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The following code,according to me should run successfully,but fails at runtime.I don't get the reason:

 void main()
   int arr[5][3]={1,2,3,4,5,6,7,8,9,10,11,12,13,14,15};
   int *m=arr[0];
   int **p=&m;


a.exe has stopped working at runtime in gcc compiler,windows 7 64 bit

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You may like to read : double pointer and arrays –  Grijesh Chauhan Jul 23 '13 at 11:13
Initializing the 2D array is not correct. –  AurA Jul 23 '13 at 11:13
What about all the warnings your are overlooking? –  Dayal rai Jul 23 '13 at 11:14
@Aura it is valid C. –  ouah Jul 23 '13 at 11:16
@GrijeshChauhan, no need to shout mate :) Besides, I did say it's a nice answer. –  StoryTeller Jul 23 '13 at 11:17

4 Answers 4

An array of arrays and a pointer to a pointer is quite different, and can't be used interchangeably.

For example, if you look at your array arr it looks like this in memory

| arr[0][0] | arr[0][1] | arr[0][2] | arr[1][0] | ... | arr[4][2] |

When you have the pointer-to-pointer p the program don't really knows that it points to an array of arrays, instead it's treated as an array of pointers, which looks like this in memory:

| p[0] | p[1] | p[2] | ... |
  |      |      |
  |      |      v
  |      |      something
  |      v
  |      something

So when you do p + 1 you get to p[1] which is clearly not the same as arr[1].

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Nice answer, from ascii-flow ? –  Grijesh Chauhan Jul 23 '13 at 11:19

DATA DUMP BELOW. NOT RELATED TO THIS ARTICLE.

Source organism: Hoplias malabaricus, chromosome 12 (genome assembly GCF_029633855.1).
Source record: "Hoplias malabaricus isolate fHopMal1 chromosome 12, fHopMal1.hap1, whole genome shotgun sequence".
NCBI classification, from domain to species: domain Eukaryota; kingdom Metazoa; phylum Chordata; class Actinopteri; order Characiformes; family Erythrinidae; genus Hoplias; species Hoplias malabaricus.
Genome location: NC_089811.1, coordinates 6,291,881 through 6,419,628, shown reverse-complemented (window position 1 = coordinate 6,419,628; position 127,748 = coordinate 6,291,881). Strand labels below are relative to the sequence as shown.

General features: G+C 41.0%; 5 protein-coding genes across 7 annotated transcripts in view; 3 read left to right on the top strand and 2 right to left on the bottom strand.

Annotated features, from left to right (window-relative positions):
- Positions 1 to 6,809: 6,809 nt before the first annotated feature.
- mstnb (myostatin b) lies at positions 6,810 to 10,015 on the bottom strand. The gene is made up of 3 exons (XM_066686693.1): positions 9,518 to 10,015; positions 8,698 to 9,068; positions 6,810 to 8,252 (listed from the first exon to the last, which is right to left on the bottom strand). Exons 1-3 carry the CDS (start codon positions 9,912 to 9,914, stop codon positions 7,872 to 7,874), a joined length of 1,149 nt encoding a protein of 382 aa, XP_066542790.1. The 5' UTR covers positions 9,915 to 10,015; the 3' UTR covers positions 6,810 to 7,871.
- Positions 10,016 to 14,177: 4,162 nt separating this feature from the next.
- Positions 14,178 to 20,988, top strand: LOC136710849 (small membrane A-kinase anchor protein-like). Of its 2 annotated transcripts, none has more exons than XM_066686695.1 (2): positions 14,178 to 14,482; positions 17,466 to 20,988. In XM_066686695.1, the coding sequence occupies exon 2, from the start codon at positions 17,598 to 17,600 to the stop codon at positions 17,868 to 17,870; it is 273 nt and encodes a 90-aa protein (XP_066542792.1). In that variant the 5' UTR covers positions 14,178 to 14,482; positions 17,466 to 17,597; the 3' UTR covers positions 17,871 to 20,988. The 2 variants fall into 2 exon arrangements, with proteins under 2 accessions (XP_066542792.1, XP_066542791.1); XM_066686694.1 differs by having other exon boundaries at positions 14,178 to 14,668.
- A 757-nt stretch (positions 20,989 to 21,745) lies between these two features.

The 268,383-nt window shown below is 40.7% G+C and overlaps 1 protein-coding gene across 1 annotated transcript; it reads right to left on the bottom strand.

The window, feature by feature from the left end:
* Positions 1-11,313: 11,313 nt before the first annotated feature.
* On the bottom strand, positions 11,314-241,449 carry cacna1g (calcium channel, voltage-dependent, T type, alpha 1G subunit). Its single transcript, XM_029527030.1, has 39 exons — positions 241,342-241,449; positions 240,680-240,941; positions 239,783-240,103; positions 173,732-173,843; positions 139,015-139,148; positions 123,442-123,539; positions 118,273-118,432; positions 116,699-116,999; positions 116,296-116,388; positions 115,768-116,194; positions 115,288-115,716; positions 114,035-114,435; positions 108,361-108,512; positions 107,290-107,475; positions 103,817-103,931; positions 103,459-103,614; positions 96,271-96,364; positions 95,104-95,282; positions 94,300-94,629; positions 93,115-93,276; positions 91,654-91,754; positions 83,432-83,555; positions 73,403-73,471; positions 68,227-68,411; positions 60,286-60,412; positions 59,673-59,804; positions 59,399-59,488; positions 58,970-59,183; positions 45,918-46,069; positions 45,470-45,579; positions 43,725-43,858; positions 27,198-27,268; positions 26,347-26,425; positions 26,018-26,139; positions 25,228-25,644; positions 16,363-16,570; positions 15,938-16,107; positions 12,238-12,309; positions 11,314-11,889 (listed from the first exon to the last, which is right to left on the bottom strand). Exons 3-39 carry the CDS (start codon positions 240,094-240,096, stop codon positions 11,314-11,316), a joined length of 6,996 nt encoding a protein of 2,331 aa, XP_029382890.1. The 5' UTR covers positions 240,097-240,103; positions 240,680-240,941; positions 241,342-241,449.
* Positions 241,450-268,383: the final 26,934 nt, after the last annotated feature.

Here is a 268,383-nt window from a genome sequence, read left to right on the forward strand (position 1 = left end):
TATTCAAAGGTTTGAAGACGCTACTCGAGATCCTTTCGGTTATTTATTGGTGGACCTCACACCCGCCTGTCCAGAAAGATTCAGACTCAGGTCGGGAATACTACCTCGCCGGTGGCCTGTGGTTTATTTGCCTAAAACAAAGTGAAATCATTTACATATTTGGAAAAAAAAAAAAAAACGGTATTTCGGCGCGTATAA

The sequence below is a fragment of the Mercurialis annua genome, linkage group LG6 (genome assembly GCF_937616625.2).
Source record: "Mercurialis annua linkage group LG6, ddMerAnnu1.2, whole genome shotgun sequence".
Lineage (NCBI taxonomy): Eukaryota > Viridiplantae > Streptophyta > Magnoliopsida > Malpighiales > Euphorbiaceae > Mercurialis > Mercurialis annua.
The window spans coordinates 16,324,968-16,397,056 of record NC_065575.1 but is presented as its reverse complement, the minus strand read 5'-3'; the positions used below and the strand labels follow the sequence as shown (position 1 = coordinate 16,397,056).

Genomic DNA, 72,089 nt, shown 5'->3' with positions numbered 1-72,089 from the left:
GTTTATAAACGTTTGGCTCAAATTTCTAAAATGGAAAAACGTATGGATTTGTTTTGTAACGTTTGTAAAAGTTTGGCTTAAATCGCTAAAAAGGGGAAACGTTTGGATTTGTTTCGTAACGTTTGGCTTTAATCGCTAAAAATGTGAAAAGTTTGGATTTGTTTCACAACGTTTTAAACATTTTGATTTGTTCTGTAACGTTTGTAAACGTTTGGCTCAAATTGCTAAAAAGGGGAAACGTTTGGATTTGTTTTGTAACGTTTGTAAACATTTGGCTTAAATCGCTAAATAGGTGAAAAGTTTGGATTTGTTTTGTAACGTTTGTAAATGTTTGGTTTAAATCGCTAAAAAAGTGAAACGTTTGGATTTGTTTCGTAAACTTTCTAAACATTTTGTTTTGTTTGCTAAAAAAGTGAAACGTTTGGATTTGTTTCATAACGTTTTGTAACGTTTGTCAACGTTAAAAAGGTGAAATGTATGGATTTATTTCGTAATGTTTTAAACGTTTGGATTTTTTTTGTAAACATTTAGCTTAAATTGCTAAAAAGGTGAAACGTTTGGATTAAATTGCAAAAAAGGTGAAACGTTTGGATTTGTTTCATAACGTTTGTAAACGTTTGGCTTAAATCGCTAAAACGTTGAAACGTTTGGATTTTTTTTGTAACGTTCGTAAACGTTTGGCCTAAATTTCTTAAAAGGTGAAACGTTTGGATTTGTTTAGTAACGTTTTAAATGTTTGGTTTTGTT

@GrijeshChauhan Ha ha, nope, still doing it by hand :) –  Joachim Pileborg Jul 23 '13 at 11:21
he also need to answer preferable way to declare and initialized 2d-matrix. I think so. –  Grijesh Chauhan Jul 23 '13 at 11:22
+1 I also want to draw pictures like these (while answering of course), though it looks impossible for me to draw with hand ...... are there any tools used for this ?? –  PHI Jul 23 '13 at 11:27
@PHIfounder, like Grijesh said: asciiflow.com/#Draw –  StoryTeller Jul 23 '13 at 11:28

With the line

int **p=&m

you create a pointer to a pointer to an integer.

Then, you add one to the address - one memory address, that is, not one times the number of bytes to point to the next integer.

Then you deference it twice:

  • both dereferences will return unspecified values, so the second dereference may break memory boundaries for the OS you are using,
  • both times it will be off boundary alignmemnt, which may cause issues in some OSes.
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int **p=&m;

p points to address, where m is placed:

... |  m  | sth | ... |  p  | ...
       ^                 V

Now, increment it:

... |  m  | sth | ... |  p  | ...
             ^           V

So, now p points to sth. What is sth? Nobody knows. But you're trying to get access to the address sth contains. This is undefined behavior.

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Here int **p=&m;. p points to m. Then when p = p + 1; p will point to the address next to m (integer). That address may not be accessible.

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